Now here's where I'm not sure about the logistics. We're on the fence about whether to fly down for a week, get our stuff figured out, then fly back and wait for closing and make the big haul with the moving van/kids/dogs. Just checked into airline tix and holy balls is it expensive x 4. Considering playing it by ear and just driving down, taking as long as we need, then driving all the way back (ugh...) to get our stuff, the dogs, the other car, etc. and return upon closing on the new home. That's a lot freaking driving for 2 babies, though, but it would save thousands on airfare, rental car, and we can stay a few extra days if we need. NOT going to claim our dumb Marmadukes as "service animals," so they'll have to be boarded while we're gone. We got an awesome kennel-less place by Bozeman where they can run around like maniacs, so we're ok on that front, even if it is 150 miles away.

    Assume no help from friends/family on either end (although we do have a place to crash on both ends) and having to be as frugal as we reasonably can be. I've never made a big family move like this before, so any advice you may have would be helpful as we try and plan things out. Even the house hunting seems a bit daunting since homes at the destination are FLYING off the market about as quickly as they go up for sale. Hot market. Just gotta wait to get there to do any serious shopping I suppose. Just mostly trying to figure out how to travel/shop/move and juggle it all.
    Following...same plan coming up for me this summer probably...2600 miles EAST....I dont have any real answers, though my plan is to list house, close, pack, fly kids and wife back east. I drive back with full truck and 2 dogs. Havent decided on who's/how were moving out shit, but we have paired way down and will be dumping shit when we pack. Mostly its like 4 beds, a dresser or 2, and some tv's. I will probably buy a trailer or rent a uhaul.

    Good luck man...

  4. #4
    Join Date
    Nov 2011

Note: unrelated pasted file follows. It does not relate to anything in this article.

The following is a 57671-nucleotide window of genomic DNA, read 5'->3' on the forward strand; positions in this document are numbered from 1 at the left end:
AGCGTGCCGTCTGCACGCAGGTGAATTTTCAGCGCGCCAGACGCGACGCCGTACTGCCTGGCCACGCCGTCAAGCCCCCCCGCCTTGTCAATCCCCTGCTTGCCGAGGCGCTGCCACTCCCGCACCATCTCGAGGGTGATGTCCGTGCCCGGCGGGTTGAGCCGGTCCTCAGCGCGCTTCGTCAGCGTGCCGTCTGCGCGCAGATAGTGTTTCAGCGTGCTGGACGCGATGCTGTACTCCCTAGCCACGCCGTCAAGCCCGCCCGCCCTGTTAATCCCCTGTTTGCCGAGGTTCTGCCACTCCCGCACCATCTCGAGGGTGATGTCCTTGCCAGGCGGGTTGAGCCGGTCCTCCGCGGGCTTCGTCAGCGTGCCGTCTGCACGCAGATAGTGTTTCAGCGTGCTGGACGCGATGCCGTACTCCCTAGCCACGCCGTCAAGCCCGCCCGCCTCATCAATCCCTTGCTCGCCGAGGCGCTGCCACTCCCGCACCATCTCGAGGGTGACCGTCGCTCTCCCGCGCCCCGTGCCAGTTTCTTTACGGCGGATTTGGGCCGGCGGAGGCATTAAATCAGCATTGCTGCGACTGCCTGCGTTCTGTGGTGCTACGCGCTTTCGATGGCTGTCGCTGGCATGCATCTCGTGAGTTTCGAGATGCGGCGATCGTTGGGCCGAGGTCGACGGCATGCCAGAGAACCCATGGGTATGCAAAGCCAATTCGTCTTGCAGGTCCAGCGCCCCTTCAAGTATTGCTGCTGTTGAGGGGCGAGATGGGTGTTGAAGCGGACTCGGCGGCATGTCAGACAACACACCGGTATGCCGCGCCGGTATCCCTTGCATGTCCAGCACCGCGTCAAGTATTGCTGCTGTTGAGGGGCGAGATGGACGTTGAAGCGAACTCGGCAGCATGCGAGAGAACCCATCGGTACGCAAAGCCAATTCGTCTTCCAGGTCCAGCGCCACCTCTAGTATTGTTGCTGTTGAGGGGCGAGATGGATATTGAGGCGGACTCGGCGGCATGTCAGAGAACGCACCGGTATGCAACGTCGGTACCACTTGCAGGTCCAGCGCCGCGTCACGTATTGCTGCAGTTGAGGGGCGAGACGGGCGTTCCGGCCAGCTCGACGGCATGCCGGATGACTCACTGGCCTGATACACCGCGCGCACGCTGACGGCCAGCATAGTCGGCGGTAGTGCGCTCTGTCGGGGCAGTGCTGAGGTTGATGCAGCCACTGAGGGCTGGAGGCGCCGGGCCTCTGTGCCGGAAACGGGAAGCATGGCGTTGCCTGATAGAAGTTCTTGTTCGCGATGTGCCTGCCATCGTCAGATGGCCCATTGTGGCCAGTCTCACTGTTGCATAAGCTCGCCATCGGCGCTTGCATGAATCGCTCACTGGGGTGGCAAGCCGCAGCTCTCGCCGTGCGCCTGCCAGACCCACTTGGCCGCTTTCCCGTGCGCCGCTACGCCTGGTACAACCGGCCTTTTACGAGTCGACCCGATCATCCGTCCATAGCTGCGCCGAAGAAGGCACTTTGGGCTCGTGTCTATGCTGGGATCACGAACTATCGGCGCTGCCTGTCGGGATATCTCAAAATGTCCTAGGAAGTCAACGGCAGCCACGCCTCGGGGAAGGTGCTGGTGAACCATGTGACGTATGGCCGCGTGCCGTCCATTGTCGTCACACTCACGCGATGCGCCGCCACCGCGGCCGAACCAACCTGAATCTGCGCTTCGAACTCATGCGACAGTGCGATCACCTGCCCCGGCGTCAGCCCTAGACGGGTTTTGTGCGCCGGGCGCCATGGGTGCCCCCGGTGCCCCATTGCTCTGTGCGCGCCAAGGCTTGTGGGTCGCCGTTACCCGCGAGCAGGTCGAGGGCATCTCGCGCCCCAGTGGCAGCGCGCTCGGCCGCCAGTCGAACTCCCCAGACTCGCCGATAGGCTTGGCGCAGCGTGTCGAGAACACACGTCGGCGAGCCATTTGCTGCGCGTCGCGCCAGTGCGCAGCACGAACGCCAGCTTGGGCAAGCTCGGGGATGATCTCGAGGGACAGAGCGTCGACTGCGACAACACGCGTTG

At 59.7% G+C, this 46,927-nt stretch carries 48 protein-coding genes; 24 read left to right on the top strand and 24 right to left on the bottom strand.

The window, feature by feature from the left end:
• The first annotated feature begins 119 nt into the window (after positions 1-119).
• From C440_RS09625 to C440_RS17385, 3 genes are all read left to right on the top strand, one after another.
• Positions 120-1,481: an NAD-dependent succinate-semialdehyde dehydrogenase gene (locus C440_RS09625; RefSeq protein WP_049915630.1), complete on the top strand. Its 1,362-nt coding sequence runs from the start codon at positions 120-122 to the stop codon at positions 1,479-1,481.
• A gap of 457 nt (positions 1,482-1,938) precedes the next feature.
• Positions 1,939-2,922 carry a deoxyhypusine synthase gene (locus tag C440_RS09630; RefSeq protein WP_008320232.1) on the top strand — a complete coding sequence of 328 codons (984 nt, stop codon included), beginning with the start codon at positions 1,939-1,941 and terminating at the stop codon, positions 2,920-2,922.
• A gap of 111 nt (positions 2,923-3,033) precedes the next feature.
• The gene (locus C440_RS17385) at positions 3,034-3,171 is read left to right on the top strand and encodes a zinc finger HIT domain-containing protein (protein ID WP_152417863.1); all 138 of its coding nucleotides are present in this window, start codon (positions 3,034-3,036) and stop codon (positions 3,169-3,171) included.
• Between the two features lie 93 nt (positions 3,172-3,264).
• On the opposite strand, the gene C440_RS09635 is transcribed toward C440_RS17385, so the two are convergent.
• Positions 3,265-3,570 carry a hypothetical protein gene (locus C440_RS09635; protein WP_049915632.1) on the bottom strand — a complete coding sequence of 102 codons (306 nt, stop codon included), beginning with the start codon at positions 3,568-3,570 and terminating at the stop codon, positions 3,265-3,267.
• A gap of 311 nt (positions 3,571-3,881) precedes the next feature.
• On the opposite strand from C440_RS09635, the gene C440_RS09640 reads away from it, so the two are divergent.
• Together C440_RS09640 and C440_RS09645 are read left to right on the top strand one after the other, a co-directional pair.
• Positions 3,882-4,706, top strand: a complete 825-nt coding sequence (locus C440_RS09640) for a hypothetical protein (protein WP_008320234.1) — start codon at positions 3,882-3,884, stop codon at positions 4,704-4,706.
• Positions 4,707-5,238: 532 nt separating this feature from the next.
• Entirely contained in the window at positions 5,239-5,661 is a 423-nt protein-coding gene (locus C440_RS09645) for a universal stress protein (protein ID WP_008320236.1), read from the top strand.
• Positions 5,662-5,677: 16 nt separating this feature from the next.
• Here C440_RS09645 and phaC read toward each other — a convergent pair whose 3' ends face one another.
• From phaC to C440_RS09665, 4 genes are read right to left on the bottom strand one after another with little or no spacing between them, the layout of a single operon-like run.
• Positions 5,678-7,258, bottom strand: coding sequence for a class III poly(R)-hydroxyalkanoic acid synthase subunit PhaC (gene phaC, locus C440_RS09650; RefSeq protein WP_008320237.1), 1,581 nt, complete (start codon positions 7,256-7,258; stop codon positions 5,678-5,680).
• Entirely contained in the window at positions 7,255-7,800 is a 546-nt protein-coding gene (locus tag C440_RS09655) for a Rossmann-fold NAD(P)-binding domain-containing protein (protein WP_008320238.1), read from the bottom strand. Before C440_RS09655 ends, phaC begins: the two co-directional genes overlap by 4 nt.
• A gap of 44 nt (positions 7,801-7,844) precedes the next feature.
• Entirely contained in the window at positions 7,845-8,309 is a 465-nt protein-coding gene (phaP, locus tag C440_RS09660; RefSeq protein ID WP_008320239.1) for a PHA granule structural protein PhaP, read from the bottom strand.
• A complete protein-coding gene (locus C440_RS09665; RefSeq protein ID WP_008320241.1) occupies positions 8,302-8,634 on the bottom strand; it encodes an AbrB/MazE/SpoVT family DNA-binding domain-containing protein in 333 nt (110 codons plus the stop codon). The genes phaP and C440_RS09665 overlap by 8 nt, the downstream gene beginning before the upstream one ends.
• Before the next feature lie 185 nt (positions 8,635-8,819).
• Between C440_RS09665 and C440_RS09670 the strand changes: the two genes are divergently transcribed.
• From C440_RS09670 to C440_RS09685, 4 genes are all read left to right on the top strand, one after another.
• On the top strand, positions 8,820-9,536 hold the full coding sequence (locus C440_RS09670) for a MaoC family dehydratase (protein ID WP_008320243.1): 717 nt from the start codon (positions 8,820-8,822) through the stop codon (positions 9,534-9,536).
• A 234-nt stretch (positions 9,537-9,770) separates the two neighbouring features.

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    2,835
    If you've got 2 kids, 2 big dogs, and it's a 2000 mile move, you need to stop trying to do it all yourself, and you need to avoid going back and forth. Hire movers, clear out the old house, put it all in storage (or, if you're really cheap put it in PODS and have the PODS stored). Obviously, keep the stuff you need to get by day to day for a couple months. Move once, take the kids, the dogs, and whatever stuff you're hauling and go to the new town and find temp housing. Take our time finding a house to buy. The closing on the old house can probably be handled remotely, the MT title company finds a local-to-you title company, and they work everything out. The money you just saved on going back and forth to MT pays for the movers and storage.
    "Judge me by the enemies I have made." -FDR

  5. #5
    Join Date
    Sep 2005
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    Quote Originally Posted by that dude who did that thing View Post
    If you've got 2 kids, 2 big dogs, and it's a 2000 mile move, you need to stop trying to do it all yourself, and you need to avoid going back and forth. Hire movers, clear out the old house, put it all in storage (or, if you're really cheap put it in PODS and have the PODS stored). Obviously, keep the stuff you need to get by day to day for a couple months. Move once, take the kids, the dogs, and whatever stuff you're hauling and go to the new town and find temp housing. Take our time finding a house to buy. The closing on the old house can probably be handled remotely, the MT title company finds a local-to-you title company, and they work everything out. The money you just saved on going back and forth to MT pays for the movers and storage.
    I've never done anything of this sort, but this seems like sound advice to me. Flying a family of 4 across the country and back, then driving across the country, seems nuts.
    "fuck off you asshat gaper shit for brains fucktard wanker." - Jesus Christ
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  6. #6
    Join Date
    Nov 2011
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    2,835